The read head portion includes first and second shield layers and a sensor positioned therebetween. The first pole piece may also function as a shield layer for the read portion. However, it is common for the first pole and a shield layer to be separate layers.
A method for forming a head having a trailing shield includes forming a gap layer above a pole, forming a mask above the gap layer, and forming a trailing shield above the gap layer and adjacent the mask, a throat height of the trailing shield being defined between the mask.
In one embodiment, the gap layer is a nonmagnetic metal, and the trailing shield is formed by plating. The trailing shield can also be overplated to a thickness higher than the mask such that the trailing shield covers a portion of the mask. A return pole can be formed such that the trailing shield is positioned between the pole and the return pole. Again, the return pole may or may not be coupled to the trailing shield. Preferably, the mask is not removed from the head.
For a fuller understanding of the nature and advantages of the present invention, as well as the preferred mode of use, reference should be made to the following detailed description read in conjunction with the accompanying drawings.
The following description is the best embodiment presently contemplated for carrying out the present invention. This description is made for the purpose of illustrating the general principles of the present invention and is not meant to limit the inventive concepts claimed herein.
Referring now to
At least one slider 613 is positioned near the disk 612, each slider 613 supporting one or more magnetic read/write heads 621. More information regarding such heads 621 will be set forth hereinafter during reference to the remaining FIGS. As the disks rotate, slider 613 is moved radially in and out over disk surface 622 so that heads 621 may access different tracks of the disk where desired data are recorded. Each slider 613 is attached to an actuator arm 619 by way of a suspension 615. The suspension 615 provides a slight spring force which biases slider 613 against the disk surface 622. Each actuator arm 619 is attached to an actuator means 627. The actuator means 627 as shown in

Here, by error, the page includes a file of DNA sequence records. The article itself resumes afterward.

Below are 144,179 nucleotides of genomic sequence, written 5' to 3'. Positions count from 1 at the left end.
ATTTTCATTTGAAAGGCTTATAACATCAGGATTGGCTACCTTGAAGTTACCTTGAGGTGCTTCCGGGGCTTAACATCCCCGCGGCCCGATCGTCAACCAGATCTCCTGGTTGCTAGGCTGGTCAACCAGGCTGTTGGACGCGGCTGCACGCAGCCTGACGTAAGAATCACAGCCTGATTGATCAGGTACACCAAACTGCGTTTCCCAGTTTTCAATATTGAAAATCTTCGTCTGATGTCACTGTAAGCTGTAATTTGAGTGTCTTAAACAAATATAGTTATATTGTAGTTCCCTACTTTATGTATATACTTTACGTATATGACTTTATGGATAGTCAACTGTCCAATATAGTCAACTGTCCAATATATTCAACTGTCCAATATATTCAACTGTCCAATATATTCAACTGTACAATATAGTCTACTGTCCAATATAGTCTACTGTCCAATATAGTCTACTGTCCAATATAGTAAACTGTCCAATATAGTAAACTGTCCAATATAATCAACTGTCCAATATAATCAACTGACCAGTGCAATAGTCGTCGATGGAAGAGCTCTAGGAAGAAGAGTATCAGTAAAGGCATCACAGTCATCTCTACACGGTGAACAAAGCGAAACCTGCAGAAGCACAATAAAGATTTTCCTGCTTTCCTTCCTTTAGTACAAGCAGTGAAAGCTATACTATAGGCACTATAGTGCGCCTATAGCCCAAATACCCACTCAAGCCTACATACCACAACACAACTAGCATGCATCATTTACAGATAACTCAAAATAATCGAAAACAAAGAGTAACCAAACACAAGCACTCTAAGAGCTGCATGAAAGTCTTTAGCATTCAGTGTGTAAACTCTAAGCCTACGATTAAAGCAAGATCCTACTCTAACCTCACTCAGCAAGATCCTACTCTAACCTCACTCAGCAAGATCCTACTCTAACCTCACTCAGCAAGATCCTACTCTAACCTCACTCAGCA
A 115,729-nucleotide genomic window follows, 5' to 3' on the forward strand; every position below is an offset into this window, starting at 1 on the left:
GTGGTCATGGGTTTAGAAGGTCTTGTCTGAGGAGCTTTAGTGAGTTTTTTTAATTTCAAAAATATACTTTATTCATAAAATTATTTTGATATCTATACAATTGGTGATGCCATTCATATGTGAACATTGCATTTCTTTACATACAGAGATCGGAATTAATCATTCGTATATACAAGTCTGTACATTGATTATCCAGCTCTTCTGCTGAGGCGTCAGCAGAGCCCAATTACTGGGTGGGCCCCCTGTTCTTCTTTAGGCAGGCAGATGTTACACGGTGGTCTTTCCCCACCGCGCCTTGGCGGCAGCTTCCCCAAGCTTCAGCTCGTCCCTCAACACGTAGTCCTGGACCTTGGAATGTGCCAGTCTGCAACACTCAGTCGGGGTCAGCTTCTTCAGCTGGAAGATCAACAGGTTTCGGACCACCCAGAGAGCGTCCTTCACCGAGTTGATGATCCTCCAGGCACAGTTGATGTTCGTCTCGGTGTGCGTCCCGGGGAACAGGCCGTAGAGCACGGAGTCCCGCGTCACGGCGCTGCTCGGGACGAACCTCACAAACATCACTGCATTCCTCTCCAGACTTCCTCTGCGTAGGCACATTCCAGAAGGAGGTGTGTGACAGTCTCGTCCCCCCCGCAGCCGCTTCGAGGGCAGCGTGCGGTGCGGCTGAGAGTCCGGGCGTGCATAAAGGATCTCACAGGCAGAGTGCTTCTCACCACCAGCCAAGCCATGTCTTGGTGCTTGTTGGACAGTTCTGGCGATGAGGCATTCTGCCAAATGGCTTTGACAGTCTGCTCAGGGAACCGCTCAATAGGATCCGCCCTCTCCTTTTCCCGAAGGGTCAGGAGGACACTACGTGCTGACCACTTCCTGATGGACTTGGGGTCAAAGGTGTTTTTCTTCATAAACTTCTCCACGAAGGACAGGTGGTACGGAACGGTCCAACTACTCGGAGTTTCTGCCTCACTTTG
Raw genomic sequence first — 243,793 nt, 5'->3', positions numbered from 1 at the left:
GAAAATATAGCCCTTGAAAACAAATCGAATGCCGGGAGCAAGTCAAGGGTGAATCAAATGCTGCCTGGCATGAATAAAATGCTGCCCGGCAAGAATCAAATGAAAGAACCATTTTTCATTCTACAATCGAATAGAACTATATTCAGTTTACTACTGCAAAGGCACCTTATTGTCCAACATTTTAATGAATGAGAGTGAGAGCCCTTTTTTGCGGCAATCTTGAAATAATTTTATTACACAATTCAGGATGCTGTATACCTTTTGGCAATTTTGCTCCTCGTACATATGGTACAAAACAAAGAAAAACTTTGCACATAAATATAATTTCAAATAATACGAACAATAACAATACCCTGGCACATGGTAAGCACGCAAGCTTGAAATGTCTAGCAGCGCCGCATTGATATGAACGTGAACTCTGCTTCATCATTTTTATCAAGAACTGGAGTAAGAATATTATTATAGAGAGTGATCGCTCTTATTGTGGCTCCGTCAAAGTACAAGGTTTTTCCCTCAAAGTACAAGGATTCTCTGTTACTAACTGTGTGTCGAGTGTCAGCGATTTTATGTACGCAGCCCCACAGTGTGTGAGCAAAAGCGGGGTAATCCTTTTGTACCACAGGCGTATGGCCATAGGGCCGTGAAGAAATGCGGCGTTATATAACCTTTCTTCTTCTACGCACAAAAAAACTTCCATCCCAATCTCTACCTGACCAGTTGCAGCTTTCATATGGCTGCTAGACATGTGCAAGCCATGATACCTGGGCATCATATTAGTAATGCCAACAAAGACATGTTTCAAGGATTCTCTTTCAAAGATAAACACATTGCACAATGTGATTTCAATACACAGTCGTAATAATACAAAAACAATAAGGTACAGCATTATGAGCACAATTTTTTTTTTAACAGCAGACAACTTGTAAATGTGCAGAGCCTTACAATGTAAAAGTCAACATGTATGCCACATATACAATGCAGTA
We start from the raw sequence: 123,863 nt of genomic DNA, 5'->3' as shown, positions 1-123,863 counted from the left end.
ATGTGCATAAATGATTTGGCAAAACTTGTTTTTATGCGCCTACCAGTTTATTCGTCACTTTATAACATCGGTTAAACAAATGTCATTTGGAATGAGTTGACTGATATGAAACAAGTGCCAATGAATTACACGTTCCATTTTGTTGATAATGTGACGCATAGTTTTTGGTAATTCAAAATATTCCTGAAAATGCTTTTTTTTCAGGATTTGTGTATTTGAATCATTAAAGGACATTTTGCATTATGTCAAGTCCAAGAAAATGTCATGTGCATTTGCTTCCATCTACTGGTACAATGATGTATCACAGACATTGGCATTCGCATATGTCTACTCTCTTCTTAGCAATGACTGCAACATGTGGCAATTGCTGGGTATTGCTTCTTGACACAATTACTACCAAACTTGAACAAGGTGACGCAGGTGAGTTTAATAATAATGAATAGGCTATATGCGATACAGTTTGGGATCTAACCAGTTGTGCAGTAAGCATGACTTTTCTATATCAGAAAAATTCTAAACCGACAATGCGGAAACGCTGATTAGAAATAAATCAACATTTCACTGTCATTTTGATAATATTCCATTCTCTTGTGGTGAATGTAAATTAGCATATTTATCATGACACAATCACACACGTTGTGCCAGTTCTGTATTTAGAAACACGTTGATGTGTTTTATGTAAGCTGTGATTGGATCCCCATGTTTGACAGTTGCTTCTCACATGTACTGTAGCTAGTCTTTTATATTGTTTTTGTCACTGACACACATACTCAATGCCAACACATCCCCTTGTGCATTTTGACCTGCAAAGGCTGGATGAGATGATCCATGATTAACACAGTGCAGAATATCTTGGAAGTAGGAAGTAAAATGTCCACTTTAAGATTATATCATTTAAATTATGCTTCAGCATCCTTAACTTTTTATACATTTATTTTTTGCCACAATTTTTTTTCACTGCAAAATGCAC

During operation of the disk storage system, the rotation of disk 612 generates an air bearing between slider 613 and disk surface 622 which exerts an upward force or lift on the slider. The air bearing thus counter-balances the slight spring force of suspension 615 and supports slider 613 off and slightly above the disk surface by a small, substantially constant spacing during normal operation.
The various components of the disk storage system are controlled in operation by control signals generated by control unit 629, such as access control signals and internal clock signals. Typically, control unit 629 comprises logic control circuits, storage means and a microprocessor. The control unit 629 generates control signals to control various system operations such as drive motor control signals on line 623 and head position and seek control signals on line 628. The control signals on line 628 provide the desired current profiles to optimally move and position slider 613 to the desired data track on disk 612. Read and write signals are communicated to and from read/write heads 621 by way of recording channel 625.
The above description of a typical magnetic disk storage system, and the accompanying illustration of
Similar to the structure recited above with respect to
Magnetic lines of flux extending between the poles 702, 710 of the recording head 700 loop into and out of the outer surface of the recording medium coating 706 with the high permeability under layer 704 of the recording medium causing the lines of flux to pass through the coating 706 in a direction at an angle to an imaginary plane perpendicular to the surface of the medium to record information in the magnetically hard coating 706 of the medium in the form of magnetic impulses having their axes of magnetization generally perpendicular to the surface of the medium. The flux is channeled by the soft underlying coating 704 back to the return layer (P1) 710 of the head 700.
As shown in
In this embodiment, a read head 808 is formed first. The read head includes a first shield layer 810, a sensor 812, and a second shield layer 814. A pole 816 is formed above the first shield layer 810. A coil structure 818 and insulation layers 820, 880 are formed above the first pole layer 816. A flux shaping layer 824 is formed above the pole layer 816. A probe pole tip 826 is formed above the flux shaping layer 824 and extends to the air bearing surface (ABS) 888 of the head 800. The shaping layer 824 magnetically connects the magnetic flux from the back gap 884 to the pole tip 826. The probe pole tip 826 directs the flux into the media to perform the write function. The flux returns through the media to the return pole 890. The pole tip 826 is preferably a ferromagnetic structure with a high magnetostriction, typically CoFe, NiFe, or laminated layers (CoFe, nonmagnetic layer, CoFe, nonmagnetic layer, etc.)